His first assessment of Fognini is glowing, although not devoid of caveats: “He’s exceptionally talented, and I believe that he can still be a top player. If he retains the same drive, then he can get over the injuries he’s had and hold his own against everybody, because his game is flawless. Franco Davin coached him and so we talked about him, but I’m not telling you what he said! All I know is that hard work and motivation are the only keys to success. I am more of a strategy-and-technique guy, so that’s what we will focus on with Fabio and the personal trainer I work with, Alejandro Lacour.” 

This is an exciting time for Italian tennis – will Fognini use the rise of so many youngsters as a personal fuel? “We haven’t talked about it, but he certainly might. However, I think that his focus is his own performance and his own window of success. Berrettini is a player who has grown a lot in the last couple years, while Sinner is an incredible talent, he works very hard and generates winners with ease.” 

Switching back to Fognini, there is a lot to love in his particular brand of tennis: “His reading of the game is impeccable, and the power of his backhand is outstanding. He is not very tall, so we will work on improving his serve, particularly his ball toss.”

Training has now begun (with Covid masks!), but there’s no idea yet as to when the season in Australia will start. However, it’s always best to focus on what can be controlled: “We are currently in San Remo, but we also have training sessions planned in Bordighera at the Piatti Academy along with Sinner, as well as in Monte-Carlo with Dimitrov, Wawrinka, Djokovic and all of the other players who train there.” Quite a good foundation to build on.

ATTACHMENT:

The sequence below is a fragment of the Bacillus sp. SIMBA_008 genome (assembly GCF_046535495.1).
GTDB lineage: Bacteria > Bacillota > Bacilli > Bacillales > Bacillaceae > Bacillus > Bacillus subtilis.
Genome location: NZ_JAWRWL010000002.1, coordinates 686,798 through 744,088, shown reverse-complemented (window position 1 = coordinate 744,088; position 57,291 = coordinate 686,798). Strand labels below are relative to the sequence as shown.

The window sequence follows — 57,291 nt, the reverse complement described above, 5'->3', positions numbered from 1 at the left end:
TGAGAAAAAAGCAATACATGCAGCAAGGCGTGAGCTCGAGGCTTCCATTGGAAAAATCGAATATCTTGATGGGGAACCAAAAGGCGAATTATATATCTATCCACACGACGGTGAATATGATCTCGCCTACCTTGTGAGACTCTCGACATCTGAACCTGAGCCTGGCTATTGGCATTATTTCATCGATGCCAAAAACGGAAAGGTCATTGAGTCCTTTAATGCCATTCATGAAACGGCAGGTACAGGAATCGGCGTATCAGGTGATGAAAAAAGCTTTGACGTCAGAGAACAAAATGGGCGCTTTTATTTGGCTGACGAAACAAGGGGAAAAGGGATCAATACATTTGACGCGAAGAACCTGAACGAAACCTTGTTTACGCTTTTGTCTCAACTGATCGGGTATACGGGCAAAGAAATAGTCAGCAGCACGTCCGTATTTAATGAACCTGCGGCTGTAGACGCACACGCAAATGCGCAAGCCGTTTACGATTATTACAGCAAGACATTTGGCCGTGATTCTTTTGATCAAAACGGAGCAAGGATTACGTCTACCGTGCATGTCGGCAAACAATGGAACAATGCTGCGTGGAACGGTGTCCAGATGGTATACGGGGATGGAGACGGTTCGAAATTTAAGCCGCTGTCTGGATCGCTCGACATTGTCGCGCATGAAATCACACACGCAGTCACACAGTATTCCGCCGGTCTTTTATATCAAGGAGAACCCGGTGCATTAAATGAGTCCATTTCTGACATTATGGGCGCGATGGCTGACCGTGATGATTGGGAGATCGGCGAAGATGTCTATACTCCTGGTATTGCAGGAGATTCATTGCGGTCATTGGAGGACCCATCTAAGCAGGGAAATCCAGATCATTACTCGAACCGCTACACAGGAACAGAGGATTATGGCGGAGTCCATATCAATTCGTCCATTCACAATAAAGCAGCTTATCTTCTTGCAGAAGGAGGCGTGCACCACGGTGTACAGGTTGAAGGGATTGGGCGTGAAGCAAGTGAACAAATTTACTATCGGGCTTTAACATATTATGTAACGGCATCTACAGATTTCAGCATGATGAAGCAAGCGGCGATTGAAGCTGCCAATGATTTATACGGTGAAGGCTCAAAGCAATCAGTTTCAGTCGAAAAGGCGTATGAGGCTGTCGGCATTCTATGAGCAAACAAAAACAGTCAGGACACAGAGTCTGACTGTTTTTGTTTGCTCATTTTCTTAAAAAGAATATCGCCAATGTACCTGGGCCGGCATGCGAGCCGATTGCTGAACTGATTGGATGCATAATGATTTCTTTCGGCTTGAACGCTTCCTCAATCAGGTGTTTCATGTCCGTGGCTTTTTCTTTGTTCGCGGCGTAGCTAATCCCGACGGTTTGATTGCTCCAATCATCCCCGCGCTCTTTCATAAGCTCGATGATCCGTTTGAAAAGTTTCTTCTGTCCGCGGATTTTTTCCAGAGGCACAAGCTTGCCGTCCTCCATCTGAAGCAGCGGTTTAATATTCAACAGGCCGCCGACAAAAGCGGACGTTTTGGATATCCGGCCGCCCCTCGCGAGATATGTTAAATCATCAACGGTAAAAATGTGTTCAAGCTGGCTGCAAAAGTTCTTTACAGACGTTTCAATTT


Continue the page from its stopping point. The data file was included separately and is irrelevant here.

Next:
Translated by Michele Brusadelli; edited by Tommaso Villa

ATP

The Year-End Rankings: The Rise Of Alcaraz And The Eternals, Djokovic and Nadal

Image via ATP Twitter

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By Roberto Ferri

Let’s start our last article on the ATP rankings by quoting the words which are said to be the last of emperor Augustus: “The play is over, applaud”.

 

We cannot but applaud Novak Djokovic, six-time ATP Finals winner just like Roger Federer. And we applaud the season, which, for good or ill, has been unique. Just consider the most striking events: Carlos Alcaraz rising to No. 1, Roger Federer’s retirement, all the issues involving Djokovic and the Wimbledon affair.